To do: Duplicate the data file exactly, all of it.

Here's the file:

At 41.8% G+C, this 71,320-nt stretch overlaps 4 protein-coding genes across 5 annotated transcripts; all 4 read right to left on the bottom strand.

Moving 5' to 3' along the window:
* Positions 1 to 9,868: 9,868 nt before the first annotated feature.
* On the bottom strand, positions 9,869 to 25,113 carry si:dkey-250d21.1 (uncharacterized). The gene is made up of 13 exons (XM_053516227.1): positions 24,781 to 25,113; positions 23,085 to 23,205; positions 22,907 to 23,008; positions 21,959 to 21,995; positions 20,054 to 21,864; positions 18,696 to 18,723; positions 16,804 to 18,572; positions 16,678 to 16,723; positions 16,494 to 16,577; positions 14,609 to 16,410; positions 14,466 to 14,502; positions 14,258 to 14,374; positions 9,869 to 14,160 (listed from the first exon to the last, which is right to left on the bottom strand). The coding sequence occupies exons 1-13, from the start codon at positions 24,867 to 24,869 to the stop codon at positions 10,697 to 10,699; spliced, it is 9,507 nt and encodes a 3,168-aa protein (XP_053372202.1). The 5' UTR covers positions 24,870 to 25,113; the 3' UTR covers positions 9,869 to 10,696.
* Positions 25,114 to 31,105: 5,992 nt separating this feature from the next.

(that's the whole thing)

At 41.8% G+C, this 71,320-nt stretch overlaps 4 protein-coding genes across 5 annotated transcripts; all 4 read right to left on the bottom strand.

Moving 5' to 3' along the window:
* Positions 1 to 9,868: 9,868 nt before the first annotated feature.
* On the bottom strand, positions 9,869 to 25,113 carry si:dkey-250d21.1 (uncharacterized). The gene is made up of 13 exons (XM_053516227.1): positions 24,781 to 25,113; positions 23,085 to 23,205; positions 22,907 to 23,008; positions 21,959 to 21,995; positions 20,054 to 21,864; positions 18,696 to 18,723; positions 16,804 to 18,572; positions 16,678 to 16,723; positions 16,494 to 16,577; positions 14,609 to 16,410; positions 14,466 to 14,502; positions 14,258 to 14,374; positions 9,869 to 14,160 (listed from the first exon to the last, which is right to left on the bottom strand). The coding sequence occupies exons 1-13, from the start codon at positions 24,867 to 24,869 to the stop codon at positions 10,697 to 10,699; spliced, it is 9,507 nt and encodes a 3,168-aa protein (XP_053372202.1). The 5' UTR covers positions 24,870 to 25,113; the 3' UTR covers positions 9,869 to 10,696.
* Positions 25,114 to 31,105: 5,992 nt separating this feature from the next.